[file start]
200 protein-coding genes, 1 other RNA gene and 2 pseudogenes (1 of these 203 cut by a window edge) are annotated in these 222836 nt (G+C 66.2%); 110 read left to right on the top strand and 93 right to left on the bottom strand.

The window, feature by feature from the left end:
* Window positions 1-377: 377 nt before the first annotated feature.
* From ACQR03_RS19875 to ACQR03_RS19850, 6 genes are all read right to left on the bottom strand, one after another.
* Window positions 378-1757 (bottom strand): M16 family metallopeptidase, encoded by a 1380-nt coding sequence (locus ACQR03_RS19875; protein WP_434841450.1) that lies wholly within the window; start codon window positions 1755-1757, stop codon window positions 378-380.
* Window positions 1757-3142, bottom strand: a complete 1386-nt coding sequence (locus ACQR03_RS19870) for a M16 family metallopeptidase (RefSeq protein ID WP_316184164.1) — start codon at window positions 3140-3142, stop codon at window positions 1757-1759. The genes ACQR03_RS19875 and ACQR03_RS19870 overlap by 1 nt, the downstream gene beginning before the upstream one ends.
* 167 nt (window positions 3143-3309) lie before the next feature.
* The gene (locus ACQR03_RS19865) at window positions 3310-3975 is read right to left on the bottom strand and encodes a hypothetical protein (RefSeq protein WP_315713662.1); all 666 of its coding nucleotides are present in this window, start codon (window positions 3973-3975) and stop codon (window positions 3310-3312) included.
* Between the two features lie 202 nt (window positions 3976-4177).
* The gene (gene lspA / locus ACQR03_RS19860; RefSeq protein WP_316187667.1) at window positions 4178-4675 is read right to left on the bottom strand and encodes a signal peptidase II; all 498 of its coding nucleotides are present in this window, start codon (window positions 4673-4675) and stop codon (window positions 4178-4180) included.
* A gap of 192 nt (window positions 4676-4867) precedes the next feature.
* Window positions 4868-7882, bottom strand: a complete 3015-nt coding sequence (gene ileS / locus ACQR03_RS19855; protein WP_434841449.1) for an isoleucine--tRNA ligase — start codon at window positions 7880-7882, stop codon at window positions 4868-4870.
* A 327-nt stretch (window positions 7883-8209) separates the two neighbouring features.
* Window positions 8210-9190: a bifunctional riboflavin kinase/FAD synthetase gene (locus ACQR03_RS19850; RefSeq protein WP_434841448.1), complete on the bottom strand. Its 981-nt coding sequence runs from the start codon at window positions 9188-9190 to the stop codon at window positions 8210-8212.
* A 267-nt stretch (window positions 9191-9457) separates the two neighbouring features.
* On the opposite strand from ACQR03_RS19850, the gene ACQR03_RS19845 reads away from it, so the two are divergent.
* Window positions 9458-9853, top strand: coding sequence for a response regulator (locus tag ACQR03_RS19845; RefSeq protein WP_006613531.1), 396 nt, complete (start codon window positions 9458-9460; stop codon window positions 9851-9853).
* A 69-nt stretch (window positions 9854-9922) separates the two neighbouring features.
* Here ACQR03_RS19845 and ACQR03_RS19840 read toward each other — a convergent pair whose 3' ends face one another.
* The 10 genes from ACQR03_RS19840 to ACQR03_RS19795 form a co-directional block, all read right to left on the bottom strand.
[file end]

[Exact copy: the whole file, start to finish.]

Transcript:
200 protein-coding genes, 1 other RNA gene and 2 pseudogenes (1 of these 203 cut by a window edge) are annotated in these 222836 nt (G+C 66.2%); 110 read left to right on the top strand and 93 right to left on the bottom strand.

The window, feature by feature from the left end:
* Window positions 1-377: 377 nt before the first annotated feature.
* From ACQR03_RS19875 to ACQR03_RS19850, 6 genes are all read right to left on the bottom strand, one after another.
* Window positions 378-1757 (bottom strand): M16 family metallopeptidase, encoded by a 1380-nt coding sequence (locus ACQR03_RS19875; protein WP_434841450.1) that lies wholly within the window; start codon window positions 1755-1757, stop codon window positions 378-380.
* Window positions 1757-3142, bottom strand: a complete 1386-nt coding sequence (locus ACQR03_RS19870) for a M16 family metallopeptidase (RefSeq protein ID WP_316184164.1) — start codon at window positions 3140-3142, stop codon at window positions 1757-1759. The genes ACQR03_RS19875 and ACQR03_RS19870 overlap by 1 nt, the downstream gene beginning before the upstream one ends.
* 167 nt (window positions 3143-3309) lie before the next feature.
* The gene (locus ACQR03_RS19865) at window positions 3310-3975 is read right to left on the bottom strand and encodes a hypothetical protein (RefSeq protein WP_315713662.1); all 666 of its coding nucleotides are present in this window, start codon (window positions 3973-3975) and stop codon (window positions 3310-3312) included.
* Between the two features lie 202 nt (window positions 3976-4177).
* The gene (gene lspA / locus ACQR03_RS19860; RefSeq protein WP_316187667.1) at window positions 4178-4675 is read right to left on the bottom strand and encodes a signal peptidase II; all 498 of its coding nucleotides are present in this window, start codon (window positions 4673-4675) and stop codon (window positions 4178-4180) included.
* A gap of 192 nt (window positions 4676-4867) precedes the next feature.
* Window positions 4868-7882, bottom strand: a complete 3015-nt coding sequence (gene ileS / locus ACQR03_RS19855; protein WP_434841449.1) for an isoleucine--tRNA ligase — start codon at window positions 7880-7882, stop codon at window positions 4868-4870.
* A 327-nt stretch (window positions 7883-8209) separates the two neighbouring features.
* Window positions 8210-9190: a bifunctional riboflavin kinase/FAD synthetase gene (locus ACQR03_RS19850; RefSeq protein WP_434841448.1), complete on the bottom strand. Its 981-nt coding sequence runs from the start codon at window positions 9188-9190 to the stop codon at window positions 8210-8212.
* A 267-nt stretch (window positions 9191-9457) separates the two neighbouring features.
* On the opposite strand from ACQR03_RS19850, the gene ACQR03_RS19845 reads away from it, so the two are divergent.
* Window positions 9458-9853, top strand: coding sequence for a response regulator (locus tag ACQR03_RS19845; RefSeq protein WP_006613531.1), 396 nt, complete (start codon window positions 9458-9460; stop codon window positions 9851-9853).
* A 69-nt stretch (window positions 9854-9922) separates the two neighbouring features.
* Here ACQR03_RS19845 and ACQR03_RS19840 read toward each other — a convergent pair whose 3' ends face one another.
* The 10 genes from ACQR03_RS19840 to ACQR03_RS19795 form a co-directional block, all read right to left on the bottom strand.